This article is written by Bhavya Verma of JEMTEC, School of law, and curated by Anjeeta Rani of Chanakya National Law University.
Every right comes with its duties. Most powerful rights have more duties attached to them. Today, whether it is democratic, capitalist, socialist, give the workers the right to strike in every nation of the globe. But this right needs to be the last resort tool because if this right is misused it will create a problem in the industry’s production and financial income. That would ultimately have an impact on the country’s economy. In India, the right to protest is a fundamental right under Article 19 of the Indian Constitution. But the right to strike is not a fundamental right but a legal right, which was added in the 1947 Industrial Dispute Act with this right to constitutional limitation.
The law here in India doesn’t expressly recognize the right to strike. For the first time, the Trade Union Act, 1926, provided for a restricted right to strike by legalizing certain activities of a registered trade union in support of a trade dispute that would otherwise violate common economic law. Nowadays a right to strike is recognized as a legitimate weapon of Trade Unions only to a limited extent permissible within the limits laid down by the law itself.
The right to strike defined in the Indian constitution is not absolute but it derives from the fundamental right to form a union. Since every other fundamental right is subject to reasonable restrictions, it is also the case that trade unions are formed to call on the workers to strike, and the state can impose reasonable restrictions. In the All India Bank Employees Association v. I. T., the Supreme Court held, “the right to strike or right to declare lockout may be controlled or restricted by appropriate industrial legislation and the validity of such legislation would have to be tested not regarding the criteria laid down in clause (4) of Article 19 but by totally different considerations.”
Section 22(1)(a) of the Industrial Dispute Act, 1947 states that in the event of a breach of contract, workers may go on strike provided the employer provides an advance notice within 6 weeks of such strike. It also includes government employees. In the statute, the said right is not granted freely. There are certain conditions, which only if satisfied can the workers go on strike. The right is a major tool in workers’ possession to pursue redress and protect their freedoms. So, the need was a tool for collective bargaining. As the Supreme Court has said, the basic goals of the Industrial Disputes Act, 1947 are good relations between employer and employee and collective bargaining.
Article 19(1)(c) gives the right to form associations and trade unions. If there is no right to strike, then it would be meaningless to form associations. Then why is such a right given in the first place? Through the sequence of judicial decisions, the Indian judiciary stressed the legality or illegality of strike but did not place a prohibition on the right to strike. The Apex Court held that the membership of the trade union if sufficient can bargain. But then this bargaining power is significantly weakened when the workers are granted the right to strike.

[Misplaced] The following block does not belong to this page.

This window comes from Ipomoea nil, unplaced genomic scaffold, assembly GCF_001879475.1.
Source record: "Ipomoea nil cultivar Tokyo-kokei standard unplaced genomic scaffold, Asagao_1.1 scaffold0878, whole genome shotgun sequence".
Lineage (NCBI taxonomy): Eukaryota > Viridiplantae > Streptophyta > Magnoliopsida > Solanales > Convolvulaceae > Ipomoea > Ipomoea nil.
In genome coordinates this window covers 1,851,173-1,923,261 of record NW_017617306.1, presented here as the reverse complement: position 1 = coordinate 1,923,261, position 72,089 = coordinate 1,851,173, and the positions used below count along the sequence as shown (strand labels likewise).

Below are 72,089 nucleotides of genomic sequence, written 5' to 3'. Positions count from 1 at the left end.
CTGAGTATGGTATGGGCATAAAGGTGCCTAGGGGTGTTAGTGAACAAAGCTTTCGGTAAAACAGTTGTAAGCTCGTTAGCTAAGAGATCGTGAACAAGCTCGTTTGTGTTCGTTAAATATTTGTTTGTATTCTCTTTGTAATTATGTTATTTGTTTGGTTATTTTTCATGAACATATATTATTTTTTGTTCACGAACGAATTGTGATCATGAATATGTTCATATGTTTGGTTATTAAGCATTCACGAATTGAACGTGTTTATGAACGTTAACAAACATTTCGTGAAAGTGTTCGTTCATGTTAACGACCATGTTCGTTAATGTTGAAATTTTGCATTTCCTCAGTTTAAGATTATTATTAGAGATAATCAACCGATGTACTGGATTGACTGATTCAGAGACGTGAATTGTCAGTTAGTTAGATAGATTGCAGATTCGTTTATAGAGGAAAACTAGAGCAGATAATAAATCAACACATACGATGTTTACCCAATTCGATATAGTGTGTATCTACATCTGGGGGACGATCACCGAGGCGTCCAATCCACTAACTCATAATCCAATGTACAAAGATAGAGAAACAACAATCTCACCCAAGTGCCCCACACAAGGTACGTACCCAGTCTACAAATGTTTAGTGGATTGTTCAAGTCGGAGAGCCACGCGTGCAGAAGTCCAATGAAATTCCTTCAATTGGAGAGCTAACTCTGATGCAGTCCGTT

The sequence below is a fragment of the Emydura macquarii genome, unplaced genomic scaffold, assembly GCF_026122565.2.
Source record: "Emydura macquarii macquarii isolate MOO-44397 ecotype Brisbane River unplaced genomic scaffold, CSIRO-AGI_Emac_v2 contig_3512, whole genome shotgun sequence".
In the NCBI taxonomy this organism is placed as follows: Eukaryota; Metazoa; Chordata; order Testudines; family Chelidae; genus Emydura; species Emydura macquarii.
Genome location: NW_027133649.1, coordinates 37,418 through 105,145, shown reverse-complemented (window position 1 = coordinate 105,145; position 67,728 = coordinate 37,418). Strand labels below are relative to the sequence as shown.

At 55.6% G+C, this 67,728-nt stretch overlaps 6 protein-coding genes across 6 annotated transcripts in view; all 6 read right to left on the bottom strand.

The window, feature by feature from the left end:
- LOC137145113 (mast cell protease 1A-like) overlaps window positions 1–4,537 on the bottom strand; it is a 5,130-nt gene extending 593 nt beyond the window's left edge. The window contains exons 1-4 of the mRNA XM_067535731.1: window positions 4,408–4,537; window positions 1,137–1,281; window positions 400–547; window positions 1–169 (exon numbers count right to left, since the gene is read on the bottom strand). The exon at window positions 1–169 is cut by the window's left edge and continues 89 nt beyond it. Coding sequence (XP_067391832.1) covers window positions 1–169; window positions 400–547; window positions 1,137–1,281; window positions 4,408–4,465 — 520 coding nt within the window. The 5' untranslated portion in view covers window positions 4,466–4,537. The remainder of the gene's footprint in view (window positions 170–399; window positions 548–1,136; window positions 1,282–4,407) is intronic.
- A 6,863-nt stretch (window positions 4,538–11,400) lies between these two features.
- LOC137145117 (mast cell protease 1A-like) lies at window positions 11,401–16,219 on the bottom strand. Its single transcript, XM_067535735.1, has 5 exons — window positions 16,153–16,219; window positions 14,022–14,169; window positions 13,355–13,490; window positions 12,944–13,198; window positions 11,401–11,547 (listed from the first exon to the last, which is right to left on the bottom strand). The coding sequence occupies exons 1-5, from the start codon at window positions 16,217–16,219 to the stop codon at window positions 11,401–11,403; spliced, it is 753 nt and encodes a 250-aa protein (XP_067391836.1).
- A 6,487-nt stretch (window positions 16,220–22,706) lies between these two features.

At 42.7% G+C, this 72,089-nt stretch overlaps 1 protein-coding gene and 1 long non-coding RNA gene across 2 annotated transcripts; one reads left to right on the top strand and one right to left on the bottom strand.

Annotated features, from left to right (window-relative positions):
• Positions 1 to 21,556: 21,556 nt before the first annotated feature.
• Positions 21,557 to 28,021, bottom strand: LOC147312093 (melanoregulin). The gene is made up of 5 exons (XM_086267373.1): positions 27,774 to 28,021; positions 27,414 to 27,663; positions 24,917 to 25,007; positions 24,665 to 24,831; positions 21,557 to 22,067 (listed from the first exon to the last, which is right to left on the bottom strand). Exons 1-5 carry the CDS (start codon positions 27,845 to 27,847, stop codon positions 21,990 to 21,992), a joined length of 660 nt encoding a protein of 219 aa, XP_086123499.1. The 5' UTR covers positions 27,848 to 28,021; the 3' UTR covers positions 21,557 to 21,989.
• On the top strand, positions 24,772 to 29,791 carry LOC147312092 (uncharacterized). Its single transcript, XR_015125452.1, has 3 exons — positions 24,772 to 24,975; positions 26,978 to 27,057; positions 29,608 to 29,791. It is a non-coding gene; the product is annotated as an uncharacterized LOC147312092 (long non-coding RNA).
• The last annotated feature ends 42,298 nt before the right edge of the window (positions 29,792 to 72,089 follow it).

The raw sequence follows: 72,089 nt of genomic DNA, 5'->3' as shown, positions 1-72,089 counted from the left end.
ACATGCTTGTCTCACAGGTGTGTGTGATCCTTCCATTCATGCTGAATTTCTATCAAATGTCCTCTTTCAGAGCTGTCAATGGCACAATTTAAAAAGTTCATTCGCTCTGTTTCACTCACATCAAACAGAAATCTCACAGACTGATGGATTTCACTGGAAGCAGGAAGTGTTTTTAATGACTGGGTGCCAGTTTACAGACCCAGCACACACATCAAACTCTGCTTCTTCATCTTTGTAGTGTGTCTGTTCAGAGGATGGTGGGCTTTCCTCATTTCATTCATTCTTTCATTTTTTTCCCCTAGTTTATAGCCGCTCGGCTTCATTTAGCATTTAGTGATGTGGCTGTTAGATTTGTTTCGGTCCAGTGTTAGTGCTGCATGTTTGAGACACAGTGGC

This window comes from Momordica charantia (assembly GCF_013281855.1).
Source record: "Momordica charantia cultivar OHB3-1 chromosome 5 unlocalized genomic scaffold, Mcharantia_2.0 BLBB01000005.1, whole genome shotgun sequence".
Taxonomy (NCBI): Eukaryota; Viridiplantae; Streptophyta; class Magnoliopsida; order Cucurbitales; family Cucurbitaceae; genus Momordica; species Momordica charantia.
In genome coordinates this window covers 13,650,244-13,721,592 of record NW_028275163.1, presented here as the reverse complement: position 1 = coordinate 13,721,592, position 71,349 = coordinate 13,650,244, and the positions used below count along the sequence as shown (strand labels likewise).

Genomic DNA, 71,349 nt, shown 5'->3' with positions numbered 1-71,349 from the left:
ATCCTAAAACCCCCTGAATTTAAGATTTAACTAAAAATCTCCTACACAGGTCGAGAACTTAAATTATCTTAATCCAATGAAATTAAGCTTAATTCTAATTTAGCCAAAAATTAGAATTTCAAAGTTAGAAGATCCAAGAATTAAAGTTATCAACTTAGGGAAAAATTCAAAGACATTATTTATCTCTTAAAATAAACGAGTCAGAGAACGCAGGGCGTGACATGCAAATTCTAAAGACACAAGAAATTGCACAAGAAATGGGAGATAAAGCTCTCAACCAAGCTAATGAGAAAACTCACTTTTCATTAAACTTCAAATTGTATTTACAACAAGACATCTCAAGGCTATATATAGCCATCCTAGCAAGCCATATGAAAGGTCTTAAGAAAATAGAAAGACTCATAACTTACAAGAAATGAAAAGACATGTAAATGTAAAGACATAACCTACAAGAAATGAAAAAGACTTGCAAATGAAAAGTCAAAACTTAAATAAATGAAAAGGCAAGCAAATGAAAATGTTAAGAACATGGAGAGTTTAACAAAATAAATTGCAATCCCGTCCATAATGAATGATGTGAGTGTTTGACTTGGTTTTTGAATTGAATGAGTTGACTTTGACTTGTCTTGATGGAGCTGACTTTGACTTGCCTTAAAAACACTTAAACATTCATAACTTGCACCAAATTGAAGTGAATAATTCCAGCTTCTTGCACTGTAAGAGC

The International Labour Organization demands that the workers be granted the right to organize and collective bargaining. Although, there are no express provisions on the right to strike. Yet this right was highly regarded by the ILO Committee of Experts as crucial and an integral part of the right to organize. Nearly all of the concepts contained in these two conventions were adopted and supported by India excluding the right to strike. Universal Declaration of Human Rights, 1948 provides for the protection of workers’ interests. They have the right to join the alliances and trade unions. And the right to strike is a continuation of their constitutional privilege in forming an association. International Covenant of Economic, Social, and Cultural Rights, 1966 also provides for the recognition of the right to strike with the condition that it conforms with the law of the member states.
Notice of strike
Notice of strike within six weeks before striking where lockout already exists is not necessary. In Mineral Miner Union vs. Kudremukh Iron Ore Co Ltd., it was held that Section 22 provisions are mandatory, and the date on which the workers proposed to strike should be specified in the notice. If the date of the strike stated in the strike notice expires in the meantime, the workmen must send a fresh notice. It may be noted that if a lock-out is already in existence and employees want to resort to strike, notice as otherwise required is not required. In Sadual textile Mills v. Their Workmen, certain workmen struck work as a protest against the lay-off and the transfer of some workmen from one shift to another without giving four days’ notice as required by standing order. A question arose as to whether the strike was justified on those grounds or not. The industrial tribunal replied affirmatively. Against this, a writ petition was preferred in the High Court of Rajasthan.